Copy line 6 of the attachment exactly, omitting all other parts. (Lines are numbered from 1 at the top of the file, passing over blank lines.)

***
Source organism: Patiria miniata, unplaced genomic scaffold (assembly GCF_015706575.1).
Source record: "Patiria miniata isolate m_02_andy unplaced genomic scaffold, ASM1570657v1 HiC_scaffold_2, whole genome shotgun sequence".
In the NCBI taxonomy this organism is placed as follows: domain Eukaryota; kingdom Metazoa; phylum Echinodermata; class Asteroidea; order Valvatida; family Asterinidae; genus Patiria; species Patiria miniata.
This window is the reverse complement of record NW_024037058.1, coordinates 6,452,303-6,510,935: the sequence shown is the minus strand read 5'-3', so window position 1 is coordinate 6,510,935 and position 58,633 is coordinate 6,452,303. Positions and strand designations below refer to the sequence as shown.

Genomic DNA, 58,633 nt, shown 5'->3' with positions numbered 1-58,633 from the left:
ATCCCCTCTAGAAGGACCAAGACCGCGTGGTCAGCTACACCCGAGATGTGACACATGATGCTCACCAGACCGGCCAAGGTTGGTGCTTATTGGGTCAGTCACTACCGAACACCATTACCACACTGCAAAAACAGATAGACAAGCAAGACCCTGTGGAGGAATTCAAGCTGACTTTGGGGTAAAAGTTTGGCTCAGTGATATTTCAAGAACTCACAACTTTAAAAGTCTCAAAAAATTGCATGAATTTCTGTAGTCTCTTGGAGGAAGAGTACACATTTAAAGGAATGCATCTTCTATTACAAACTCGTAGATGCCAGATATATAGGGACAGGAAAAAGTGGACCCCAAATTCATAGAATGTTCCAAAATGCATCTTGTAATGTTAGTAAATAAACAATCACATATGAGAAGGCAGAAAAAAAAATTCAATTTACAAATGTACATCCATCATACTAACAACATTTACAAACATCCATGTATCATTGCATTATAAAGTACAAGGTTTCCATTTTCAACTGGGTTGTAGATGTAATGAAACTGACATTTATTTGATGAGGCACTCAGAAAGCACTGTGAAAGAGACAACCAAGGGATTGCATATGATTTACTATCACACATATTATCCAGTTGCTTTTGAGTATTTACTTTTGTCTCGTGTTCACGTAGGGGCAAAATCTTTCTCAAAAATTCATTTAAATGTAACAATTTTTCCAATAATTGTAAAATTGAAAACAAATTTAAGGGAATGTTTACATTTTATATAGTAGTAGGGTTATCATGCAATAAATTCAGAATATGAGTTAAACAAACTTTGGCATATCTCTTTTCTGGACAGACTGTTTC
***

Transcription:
ATCCCCTCTAGAAGGACCAAGACCGCGTGGTCAGCTACACCCGAGATGTGACACATGATGCTCACCAGACCGGCCAAGGTTGGTGCTTATTGGGTCAGTCACTACCGAACACCATTACCACACTGCAAAAACAGATAGACAAGCAAGACCCTGTGGAGGAATTCAAGCTGACTTTGGGGTAAAAGTTTGGCTCAGTGATATTTCAAGAACTCACAACTTTAAAAGTCTCAAAAAATTGCATGAATTTCTGTAGTCTCTTGGAGGAAGAGTACACATTTAAAGGAATGCATCTTCTATTACAAACTCGTAGATGCCAGATATATAGGGACAGGAAAAAGTGGACCCCAAATTCATAGAATGTTCCAAAATGCATCTTGTAATGTTAGTAAATAAACAATCACATATGAGAAGGCAGAAAAAAAAATTCAATTTACAAATGTACATCCATCATACTAACAACATTTACAAACATCCATGTATCATTGCATTATAAAGTACAAGGTTTCCATTTTCAACTGGGTTGTAGATGTAATGAAACTGACATTTATTTGATGAGGCACTCAGAAAGCACTGTGAAAGAGACAACCAAGGGATTGCATATGATTTACTATCACACATATTATCCAGTTGCTTTTGAGTATTTACTTTTGTCTCGTGTTCACGTAGGGGCAAAATCTTTCTCAAAAATTCATTTAAATGTAACAATTTTTCCAATAATTGTAAAATTGAAAACAAATTTAAGGGAATGTTTACATTTTATATAGTAGTAGGGTTATCATGCAATAAATTCAGAATATGAGTTAAACAAACTTTGGCATATCTCTTTTCTGGACAGACTGTTTC